To the extent that I could interpret their interactions, it seems like the women were entirely on an equal level with the men in their conversations. The women did not seem in any way subservient, although they did do all the serving of tea, coffee, etc. But that isn’t so different from American society.

The class this afternoon was interesting. We read the brochure and discussed the vocabulary some more. Mohammed and Rawan are both active participants. Layla and Eiman much less so. Eiman has told me she is shy about reading, self conscious because she has difficulty pronouncing some letters. And yet she isn’t shy about speaking, only reading. I ask her how she would feel about practicing if it was just me and her, and she says that would be much better. So perhaps we will try that. Now Layla is saying she is shy and doesn’t’ want to read either! And yet they both seem to want to come, this is totally voluntary, not something they have to do. So since I am meeting individually with Halima, because of her working schedule, I feel like I should offer Eiman the same option, and probably Layla, too, if that is what they want. I think I, personally, would feel the opposite, less shy when among friends than just one on one. But, I have the time, so whatever works for them.

We did play 20 questions again, and it guessed pomegranate (which we were eating during the class) correctly this time, and then, water, as well.

We also did speak a little about the prisoner trade situation, which I brought up, and my sense was that they all were pleased and proud about the local man being released. It will be interesting to speak with others, like Said, and hear their perspective.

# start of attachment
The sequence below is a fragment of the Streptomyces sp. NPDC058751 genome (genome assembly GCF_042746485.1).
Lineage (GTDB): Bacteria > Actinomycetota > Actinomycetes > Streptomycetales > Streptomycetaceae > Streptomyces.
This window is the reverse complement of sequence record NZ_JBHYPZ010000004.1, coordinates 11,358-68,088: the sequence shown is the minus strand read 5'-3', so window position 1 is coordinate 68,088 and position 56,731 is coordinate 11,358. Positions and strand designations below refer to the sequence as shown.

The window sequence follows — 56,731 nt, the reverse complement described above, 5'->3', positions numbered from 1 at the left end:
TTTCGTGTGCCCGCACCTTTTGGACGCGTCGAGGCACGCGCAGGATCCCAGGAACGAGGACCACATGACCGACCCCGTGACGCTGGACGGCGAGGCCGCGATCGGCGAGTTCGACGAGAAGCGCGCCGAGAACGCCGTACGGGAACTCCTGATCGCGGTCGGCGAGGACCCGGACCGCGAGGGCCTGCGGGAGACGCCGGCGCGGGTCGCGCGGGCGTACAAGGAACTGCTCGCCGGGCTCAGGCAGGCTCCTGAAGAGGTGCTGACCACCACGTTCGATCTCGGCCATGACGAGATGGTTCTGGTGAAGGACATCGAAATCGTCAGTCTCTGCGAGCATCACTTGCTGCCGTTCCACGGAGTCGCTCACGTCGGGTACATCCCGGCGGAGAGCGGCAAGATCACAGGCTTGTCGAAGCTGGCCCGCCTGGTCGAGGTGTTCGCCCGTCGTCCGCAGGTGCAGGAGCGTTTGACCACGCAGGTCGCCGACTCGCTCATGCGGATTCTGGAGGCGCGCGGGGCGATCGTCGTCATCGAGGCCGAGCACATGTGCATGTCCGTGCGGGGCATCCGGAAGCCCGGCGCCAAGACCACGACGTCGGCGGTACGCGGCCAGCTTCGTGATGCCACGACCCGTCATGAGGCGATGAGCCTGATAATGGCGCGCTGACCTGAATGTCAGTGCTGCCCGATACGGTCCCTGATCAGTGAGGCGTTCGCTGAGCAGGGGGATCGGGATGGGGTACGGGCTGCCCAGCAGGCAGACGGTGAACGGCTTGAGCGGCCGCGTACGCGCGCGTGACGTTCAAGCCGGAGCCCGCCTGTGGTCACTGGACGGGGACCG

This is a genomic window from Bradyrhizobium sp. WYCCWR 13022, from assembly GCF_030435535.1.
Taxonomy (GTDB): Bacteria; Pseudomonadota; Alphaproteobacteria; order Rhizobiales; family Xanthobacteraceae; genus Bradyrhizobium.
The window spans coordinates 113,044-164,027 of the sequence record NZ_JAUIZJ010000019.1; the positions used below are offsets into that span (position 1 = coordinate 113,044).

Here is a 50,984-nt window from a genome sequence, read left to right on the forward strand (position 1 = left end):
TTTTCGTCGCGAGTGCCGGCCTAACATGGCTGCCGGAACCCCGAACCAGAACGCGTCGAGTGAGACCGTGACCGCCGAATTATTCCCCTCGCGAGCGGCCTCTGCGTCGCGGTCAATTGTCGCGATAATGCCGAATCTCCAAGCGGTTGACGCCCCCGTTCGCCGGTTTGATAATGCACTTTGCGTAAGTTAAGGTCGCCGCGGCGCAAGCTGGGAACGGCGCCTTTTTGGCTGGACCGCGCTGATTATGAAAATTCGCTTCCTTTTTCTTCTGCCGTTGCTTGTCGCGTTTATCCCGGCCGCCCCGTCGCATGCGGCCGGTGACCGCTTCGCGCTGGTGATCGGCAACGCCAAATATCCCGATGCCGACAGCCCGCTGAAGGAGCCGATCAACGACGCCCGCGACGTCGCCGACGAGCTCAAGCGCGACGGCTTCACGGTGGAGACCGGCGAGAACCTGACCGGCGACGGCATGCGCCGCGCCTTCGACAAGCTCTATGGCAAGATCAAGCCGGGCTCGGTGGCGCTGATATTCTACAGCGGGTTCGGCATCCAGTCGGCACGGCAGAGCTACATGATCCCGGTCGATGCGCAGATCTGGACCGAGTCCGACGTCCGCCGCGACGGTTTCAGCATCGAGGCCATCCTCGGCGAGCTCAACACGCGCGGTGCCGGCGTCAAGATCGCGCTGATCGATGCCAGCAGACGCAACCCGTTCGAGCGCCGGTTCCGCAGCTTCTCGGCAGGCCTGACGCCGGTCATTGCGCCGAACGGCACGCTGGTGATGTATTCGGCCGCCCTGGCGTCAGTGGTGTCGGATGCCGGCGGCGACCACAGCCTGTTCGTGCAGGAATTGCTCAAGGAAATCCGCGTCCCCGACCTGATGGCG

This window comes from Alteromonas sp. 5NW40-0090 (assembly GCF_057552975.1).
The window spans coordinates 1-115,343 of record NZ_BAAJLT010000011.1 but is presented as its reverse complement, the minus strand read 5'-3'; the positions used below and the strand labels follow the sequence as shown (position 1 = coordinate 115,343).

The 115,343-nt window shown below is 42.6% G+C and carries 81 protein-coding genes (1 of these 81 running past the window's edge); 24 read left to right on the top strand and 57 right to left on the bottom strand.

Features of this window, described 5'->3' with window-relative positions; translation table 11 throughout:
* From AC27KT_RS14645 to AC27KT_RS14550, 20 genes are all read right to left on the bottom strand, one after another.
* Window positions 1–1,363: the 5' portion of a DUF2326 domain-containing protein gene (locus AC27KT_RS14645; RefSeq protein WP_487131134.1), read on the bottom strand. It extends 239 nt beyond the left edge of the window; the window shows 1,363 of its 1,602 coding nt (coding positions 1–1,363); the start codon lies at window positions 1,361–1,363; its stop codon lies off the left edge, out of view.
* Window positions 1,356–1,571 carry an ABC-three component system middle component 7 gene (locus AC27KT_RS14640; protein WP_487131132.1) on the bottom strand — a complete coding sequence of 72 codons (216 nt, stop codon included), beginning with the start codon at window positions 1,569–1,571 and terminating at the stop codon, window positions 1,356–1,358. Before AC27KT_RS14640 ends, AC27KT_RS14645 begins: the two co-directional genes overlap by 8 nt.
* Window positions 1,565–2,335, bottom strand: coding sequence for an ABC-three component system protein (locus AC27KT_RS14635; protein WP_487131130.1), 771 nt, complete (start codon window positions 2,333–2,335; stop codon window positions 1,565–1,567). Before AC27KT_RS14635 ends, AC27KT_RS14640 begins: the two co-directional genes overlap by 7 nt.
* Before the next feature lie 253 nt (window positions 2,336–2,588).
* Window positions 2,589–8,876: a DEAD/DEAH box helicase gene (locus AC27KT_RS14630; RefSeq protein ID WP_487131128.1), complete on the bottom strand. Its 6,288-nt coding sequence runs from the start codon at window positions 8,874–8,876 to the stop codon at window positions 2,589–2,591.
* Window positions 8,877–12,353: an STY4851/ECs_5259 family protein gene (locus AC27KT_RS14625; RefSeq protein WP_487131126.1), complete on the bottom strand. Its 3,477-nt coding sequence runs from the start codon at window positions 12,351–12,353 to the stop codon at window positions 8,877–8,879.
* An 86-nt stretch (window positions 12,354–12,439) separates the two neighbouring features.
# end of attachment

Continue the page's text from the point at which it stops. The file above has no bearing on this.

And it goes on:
When I mentioned that I’d see them tomorrow, they said, no, there’s a strike tomorrow, everything, gallery included, is closed. The reason for the strike: protesting violence in the city. Not Jewish-Arab violence. The fact that violence in the city had been increasing in the city in general, and demanding that something be done to stop it. It turns out there was a tragic killing here last night, in the early hours of the morning. Mohammed attempted to explain it to me, with the help of his electronic dictionary. It is a story of Shakespearean proportions. It is absolutely incredible that two events, this and the return of the prisoner, have happened here in Umm el Fahem on the same day. And that I could have been totally unaware of both, if people hadn’t explained them to me. Until tomorrow, at least, when I would have discovered the gallery closed and the city shut down.

Here is the story as I understood it from Mohammed. What we have found online differs in some details, and doesn’t have as many details.

There were two families. The daughter of one, a well to do family, was in love with the son of the other, a poorer family. The father of the girl refused to permit the engagement of his daughter. The two ran away. The girl spoke to her mother, who convinced the father to allow the engagement. The pair returned to their homes, and the girl’s father agreed that they could marry if the boy was able to build a house for them within a year. But, either he, or people he hired, went to the boy’s family, and shot his father and his two brothers. The brother in love with the girl escaped unharmed. The father and two brothers died. The boy returned home. The girl and her mother and the boy and his mother all survived. The girl’s father has disappeared.

This is what happened today, along with the welcome home of the prisoner, in Umm el Fahem. While I had a leisurely morning, took my clothes to the laundry, taught my students, ate pomegranates and ramenesque noodles, and played twenty questions.